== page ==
I can’t think about it too much. I change my shoes in the elevator, from high heels to flip flops -- i don't know why, but when i wear the "right heels," i sound better. i go to Jeniette Salon because they have a really great deal on Mondays for a manicure/pedicure (only $27!) and I’m thinking that having someone rub my hands and feet will take the edge off. It doesn’t. My friend takes me out for dim sum in Chinatown. It’s fantastic. Afterwards, we get Chinese ice cream and sit in the park with the old men playing their strange Chinese checkers betting game while I dream out loud. He’s happy for me, for the good job that I’ve done. And he means it. He even says that no matter what happens, we’ll work it out. My going away for a long time doesn’t mean that everything has to fall apart. I look at him like I’m seeing him for the first time and I begin to wonder just how dumb my luck really is.

The next thing I know, I’m back on that couch, waiting to be seen. I’m 15 minutes early. There are two ahead of me. I lose myself in my book – Marshall Chapman’s southern fried bio Goodbye Little Rock and Roller -- and in short order, I’m back in that room. The first thing out of Jeanine Tesori’s mouth as she shakes my hand is, I’m a huge fan. She saw Harlem Song and she loved my opening monologue. It was trippy, watching her move her arms through the air, affecting my poses as i strolled. Wow. Tony Kushner is adorable. He says his partner thinks we may have gone to high school together -- but no, no such luck. Jeanine mentioned that before I came in, George Wolfe called and I ended up blurting out that I had a crush on him while we were working together. For a minute there, we were all very chatty. It was the just right environment to open up and sing and be vulnerable. I told them the entire process was like trying to eat a turkey in one bite, which made everyone in the room laugh in agreement. And then just like that, it was over. I was walking in the sun with a feeling of confidence welling up in me and all I could think was, I did the best I could.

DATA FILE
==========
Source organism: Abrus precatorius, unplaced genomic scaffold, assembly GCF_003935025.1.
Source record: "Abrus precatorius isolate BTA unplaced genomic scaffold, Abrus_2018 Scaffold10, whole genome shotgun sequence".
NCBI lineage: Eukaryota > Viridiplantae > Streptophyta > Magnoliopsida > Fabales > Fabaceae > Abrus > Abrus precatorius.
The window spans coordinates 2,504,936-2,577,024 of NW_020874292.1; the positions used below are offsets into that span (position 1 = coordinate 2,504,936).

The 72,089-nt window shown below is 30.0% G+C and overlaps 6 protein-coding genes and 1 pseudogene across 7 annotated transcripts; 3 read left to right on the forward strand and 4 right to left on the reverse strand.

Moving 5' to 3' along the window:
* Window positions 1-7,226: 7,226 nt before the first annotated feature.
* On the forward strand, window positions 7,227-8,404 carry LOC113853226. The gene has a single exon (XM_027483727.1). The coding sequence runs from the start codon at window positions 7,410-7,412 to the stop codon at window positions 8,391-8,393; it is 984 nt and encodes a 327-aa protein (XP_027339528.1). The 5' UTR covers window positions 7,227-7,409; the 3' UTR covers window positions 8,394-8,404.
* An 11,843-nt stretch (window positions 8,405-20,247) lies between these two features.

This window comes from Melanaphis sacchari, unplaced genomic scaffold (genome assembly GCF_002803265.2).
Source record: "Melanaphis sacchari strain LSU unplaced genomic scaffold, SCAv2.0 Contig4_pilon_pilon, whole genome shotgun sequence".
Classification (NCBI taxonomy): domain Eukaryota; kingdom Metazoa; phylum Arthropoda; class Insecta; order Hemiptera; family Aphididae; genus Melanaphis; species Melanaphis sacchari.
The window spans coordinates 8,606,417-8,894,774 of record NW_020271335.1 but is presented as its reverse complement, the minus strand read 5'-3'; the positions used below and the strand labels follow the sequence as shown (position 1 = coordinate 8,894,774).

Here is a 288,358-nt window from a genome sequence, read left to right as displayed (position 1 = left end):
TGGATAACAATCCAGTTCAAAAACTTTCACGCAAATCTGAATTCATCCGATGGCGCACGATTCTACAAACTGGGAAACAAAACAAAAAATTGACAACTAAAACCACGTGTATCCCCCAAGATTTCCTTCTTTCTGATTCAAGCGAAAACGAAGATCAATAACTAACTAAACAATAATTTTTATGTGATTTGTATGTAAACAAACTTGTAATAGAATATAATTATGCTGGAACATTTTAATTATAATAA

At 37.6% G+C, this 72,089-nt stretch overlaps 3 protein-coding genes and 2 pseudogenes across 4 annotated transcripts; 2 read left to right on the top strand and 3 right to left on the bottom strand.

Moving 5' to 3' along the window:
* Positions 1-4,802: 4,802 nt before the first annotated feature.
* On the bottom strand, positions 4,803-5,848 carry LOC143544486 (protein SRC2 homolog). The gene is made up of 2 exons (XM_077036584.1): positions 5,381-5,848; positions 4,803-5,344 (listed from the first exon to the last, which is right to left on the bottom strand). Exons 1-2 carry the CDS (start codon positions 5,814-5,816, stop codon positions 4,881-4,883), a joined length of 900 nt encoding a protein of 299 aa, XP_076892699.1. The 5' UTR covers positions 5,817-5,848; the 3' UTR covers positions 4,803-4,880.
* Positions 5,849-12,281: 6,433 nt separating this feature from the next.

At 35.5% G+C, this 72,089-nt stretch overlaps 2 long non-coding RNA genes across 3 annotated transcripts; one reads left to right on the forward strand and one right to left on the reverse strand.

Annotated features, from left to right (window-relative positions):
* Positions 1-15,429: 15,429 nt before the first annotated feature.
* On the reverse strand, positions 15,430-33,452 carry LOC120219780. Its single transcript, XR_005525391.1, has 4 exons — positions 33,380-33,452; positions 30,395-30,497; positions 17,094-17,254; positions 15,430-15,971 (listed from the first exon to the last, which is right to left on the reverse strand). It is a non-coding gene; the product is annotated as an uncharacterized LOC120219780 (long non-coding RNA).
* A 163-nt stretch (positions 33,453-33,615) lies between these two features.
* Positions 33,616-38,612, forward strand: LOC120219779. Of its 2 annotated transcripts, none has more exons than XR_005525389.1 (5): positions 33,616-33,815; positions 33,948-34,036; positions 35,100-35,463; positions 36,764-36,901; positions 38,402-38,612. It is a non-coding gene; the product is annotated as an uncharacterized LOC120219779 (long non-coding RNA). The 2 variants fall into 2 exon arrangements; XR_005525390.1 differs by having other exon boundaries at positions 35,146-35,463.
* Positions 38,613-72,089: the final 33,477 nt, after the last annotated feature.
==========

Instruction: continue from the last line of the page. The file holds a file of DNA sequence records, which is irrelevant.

Like I told my manager on Friday when he was telling me otherwise on my cell while I was at the Starbucks watching Matt Dillon fend off those two unwashed masses – doing my best doesn’t mean that I’ll get the part. Doing my best doesn’t mean that I’ll get anything at all. There are so many variables involved when it comes to getting cast in anything that how much talent you have sometimes comes in dead last. and theater ain't like film or commercials. you can be in a film and not know how to act. case in point? matt dillon got his first movie because he cut school and a casting agent saw him and thought he looked right for a role. or what about robert downey, jr? after years of working steadily in hollywood, he found an acting coach and asked him to teach him how to act when he was cast in chaplin. with plays and musicals, you have to not only know what you're doing, you really have to have presence to pull it off. you have to be five times better than anyone, especially if you're black, because there are so many actors and even fewer parts. white actors loooooove to complain about how little work there is but it's actually not true. not from where i'm sitting, anyway. and no matter how they slice it, there's way less work for actors of color. way less.

ah, but it felt so good, to leave that room knowing that I did a great job. That's why there's no need to second-guess myself or wonder through the moments, reliving each one and wondering "what if" -- oh, no. I won't even be sitting around waiting for the phone to ring. It's out of my hands. The end.